SBCC’s competitive programming team wins first place in contest


Image courtesy of Stephen Strenn, assistant professor for the SBCC computer science department.

Alexandra Rubalcaba Ruther, Staff Writer

The SBCC Yellow team overcame language barriers and virtual obstacles to take home first place in the Southern California International Collegiate Programming Contest.

“It was fun even though the competition was stressful and infuriating at times,” Daniel Schaffield, member of the SBCC Yellow team, said. “It was a really good experience and can help you become a better coder.”

The City College team earned higher scores than many four-year universities, such as CalTech, UC Irvine, UC Los Angeles, UC Riverside and UC San Diego.

Teams worked on developing codes to solve problems across five hours and ran their code against the available test cases, which are data sets shown to teams as examples for each problem.

“For problem one we needed to write a program that will read lists of people from the contest’s system and an outside system, and determine which records in each system do not match a record in the other system,” said Monica Aguilar, president of the Competitive Programming Club.

Once teams are confident in their solution, they submit their code to a judging software which runs additional test cases against the code to see if it passes all the tests.

Either the code passes and the team receives a green checkmark for the problem or they receive a brief explanation as to why the code did not pass and 20 minutes is added to their time.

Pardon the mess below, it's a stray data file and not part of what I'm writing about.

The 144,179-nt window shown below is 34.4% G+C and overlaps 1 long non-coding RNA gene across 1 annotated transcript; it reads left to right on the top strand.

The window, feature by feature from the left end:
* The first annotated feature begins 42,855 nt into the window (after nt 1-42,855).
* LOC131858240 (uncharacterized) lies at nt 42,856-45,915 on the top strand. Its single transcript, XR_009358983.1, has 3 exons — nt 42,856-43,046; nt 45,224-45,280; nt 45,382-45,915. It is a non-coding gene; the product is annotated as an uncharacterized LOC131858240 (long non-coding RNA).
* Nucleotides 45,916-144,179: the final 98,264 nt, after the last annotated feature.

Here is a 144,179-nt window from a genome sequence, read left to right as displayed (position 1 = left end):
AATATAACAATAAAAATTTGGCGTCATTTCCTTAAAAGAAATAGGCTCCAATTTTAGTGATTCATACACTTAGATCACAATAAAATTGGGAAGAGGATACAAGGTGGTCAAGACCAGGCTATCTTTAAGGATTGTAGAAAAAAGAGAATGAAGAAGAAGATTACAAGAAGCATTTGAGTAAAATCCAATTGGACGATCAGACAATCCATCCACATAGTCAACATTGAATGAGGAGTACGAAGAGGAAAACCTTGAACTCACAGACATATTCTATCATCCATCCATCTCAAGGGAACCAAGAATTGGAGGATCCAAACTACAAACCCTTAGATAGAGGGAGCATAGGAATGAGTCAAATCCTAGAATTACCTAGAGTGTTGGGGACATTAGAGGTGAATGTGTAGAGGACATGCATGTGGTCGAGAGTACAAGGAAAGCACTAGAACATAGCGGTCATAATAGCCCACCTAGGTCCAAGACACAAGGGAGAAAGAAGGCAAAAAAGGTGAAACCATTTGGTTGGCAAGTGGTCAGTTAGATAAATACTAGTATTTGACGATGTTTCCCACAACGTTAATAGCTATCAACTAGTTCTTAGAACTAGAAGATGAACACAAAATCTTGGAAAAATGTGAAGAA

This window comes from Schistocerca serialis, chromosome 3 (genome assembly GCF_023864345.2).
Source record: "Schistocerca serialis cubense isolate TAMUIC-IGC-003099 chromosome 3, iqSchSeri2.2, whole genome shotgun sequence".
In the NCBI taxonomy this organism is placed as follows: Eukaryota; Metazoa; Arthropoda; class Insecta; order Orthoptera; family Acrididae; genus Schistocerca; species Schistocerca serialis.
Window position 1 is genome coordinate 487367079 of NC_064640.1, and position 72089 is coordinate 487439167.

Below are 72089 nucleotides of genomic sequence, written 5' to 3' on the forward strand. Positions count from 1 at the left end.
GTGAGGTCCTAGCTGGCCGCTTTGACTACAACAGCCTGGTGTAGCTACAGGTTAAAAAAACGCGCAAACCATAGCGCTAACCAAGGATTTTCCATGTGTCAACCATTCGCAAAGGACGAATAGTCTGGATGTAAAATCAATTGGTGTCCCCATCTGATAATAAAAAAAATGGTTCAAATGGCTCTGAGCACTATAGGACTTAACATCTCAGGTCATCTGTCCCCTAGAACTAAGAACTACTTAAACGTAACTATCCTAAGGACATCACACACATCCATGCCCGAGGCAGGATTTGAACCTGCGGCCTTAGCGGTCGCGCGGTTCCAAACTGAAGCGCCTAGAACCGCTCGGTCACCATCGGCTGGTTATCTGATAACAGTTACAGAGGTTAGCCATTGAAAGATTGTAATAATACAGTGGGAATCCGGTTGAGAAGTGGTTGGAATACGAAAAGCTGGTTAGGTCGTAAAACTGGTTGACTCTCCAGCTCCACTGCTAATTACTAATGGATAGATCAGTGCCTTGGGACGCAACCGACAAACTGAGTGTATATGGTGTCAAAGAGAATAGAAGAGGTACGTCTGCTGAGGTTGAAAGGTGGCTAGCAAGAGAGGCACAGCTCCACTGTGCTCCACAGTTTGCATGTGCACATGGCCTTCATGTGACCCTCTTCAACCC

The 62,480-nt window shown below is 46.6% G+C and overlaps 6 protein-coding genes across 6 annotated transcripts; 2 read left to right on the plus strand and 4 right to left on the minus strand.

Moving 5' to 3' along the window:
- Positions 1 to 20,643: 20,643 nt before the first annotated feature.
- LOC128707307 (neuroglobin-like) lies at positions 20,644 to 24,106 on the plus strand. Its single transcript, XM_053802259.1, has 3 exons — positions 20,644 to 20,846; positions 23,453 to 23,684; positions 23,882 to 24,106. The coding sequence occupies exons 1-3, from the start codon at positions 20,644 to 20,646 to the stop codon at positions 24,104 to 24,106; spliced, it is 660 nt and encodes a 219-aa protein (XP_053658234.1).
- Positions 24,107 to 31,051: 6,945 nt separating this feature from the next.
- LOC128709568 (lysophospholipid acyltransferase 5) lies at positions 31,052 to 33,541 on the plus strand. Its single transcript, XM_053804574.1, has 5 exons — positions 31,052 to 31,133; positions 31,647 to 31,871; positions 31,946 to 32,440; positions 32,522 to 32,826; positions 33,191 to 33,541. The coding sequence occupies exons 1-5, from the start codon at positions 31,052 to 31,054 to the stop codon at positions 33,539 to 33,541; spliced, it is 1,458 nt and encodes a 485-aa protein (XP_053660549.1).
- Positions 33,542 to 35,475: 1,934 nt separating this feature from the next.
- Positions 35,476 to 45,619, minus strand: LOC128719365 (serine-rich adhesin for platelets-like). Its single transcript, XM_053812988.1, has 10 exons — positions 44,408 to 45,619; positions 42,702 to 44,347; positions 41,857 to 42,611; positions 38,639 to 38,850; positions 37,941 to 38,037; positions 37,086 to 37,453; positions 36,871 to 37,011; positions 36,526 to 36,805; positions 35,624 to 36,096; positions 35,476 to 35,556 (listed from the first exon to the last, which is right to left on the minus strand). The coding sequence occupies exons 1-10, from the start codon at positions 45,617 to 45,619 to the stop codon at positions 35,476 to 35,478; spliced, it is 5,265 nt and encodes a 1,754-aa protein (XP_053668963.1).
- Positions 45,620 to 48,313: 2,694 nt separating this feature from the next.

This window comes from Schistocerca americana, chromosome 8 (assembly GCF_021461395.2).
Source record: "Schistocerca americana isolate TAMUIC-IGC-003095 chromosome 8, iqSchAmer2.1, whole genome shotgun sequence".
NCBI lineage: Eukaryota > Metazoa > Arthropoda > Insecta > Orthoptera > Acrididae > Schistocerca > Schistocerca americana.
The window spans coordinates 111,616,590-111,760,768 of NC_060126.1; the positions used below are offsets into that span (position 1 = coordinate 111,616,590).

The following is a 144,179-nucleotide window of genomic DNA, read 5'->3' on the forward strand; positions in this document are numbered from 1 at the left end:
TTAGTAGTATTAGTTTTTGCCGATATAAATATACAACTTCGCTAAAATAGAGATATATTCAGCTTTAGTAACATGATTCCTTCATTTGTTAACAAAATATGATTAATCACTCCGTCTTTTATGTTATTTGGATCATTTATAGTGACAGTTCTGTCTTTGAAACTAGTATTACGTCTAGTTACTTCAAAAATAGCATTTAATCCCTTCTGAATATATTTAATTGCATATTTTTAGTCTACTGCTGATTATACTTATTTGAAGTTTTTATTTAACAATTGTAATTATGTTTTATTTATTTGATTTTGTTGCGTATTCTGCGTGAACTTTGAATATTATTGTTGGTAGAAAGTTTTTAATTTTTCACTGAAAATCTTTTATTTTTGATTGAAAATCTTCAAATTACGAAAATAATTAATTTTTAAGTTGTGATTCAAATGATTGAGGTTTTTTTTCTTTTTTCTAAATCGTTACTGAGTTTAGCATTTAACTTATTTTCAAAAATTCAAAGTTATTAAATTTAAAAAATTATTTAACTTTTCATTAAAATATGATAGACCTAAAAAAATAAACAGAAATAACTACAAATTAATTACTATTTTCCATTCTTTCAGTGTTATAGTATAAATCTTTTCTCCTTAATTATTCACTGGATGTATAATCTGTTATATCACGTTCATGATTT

The SBCC Yellow team members included Jaden Baptista, Daniel Shaffield, and Qimin Tao. 

Because of the COVID-19 pandemic, the contest was pushed from the fall to this February.

Team members worked individually from their own homes while working in their teams to solve the programming problems.  

“The way the competition was set up made teams feel not real and it was like everyone was working on their own individual problems,” Baptista said. 

Other obstacles in the competition included language barriers between team members.

“I found competing with English not being my first language the hardest part during the competition for me,” Tao said. “I spent an hour reading each question and 30 minutes working on the problem.”

COVID-19 has turned practices into an individual sport and less team-oriented.

Pre-pandemic, the Programming Club was able to meet on the City College campus in the computer science department’s computer lab to prepare for the contest.

The team practiced on the website Kattis while working at their own computers and next to their team members. They were able to find programming problems and look at problems from previous years to get an idea for what to expect. 

“It’s hard to practice for a coding competition, especially on Zoom,” Baptista said. 

On Friday, March 19, SBCC Yellow received news that the team was chosen for a wild-card spot, which is a team that does not qualify in a normal way but still ranks high enough for recognition. SBCC Yellow will compete in the North America Divisional Championship competing against all of North America. 

“It’s exciting and we feel like we can do this,” Shaffield said.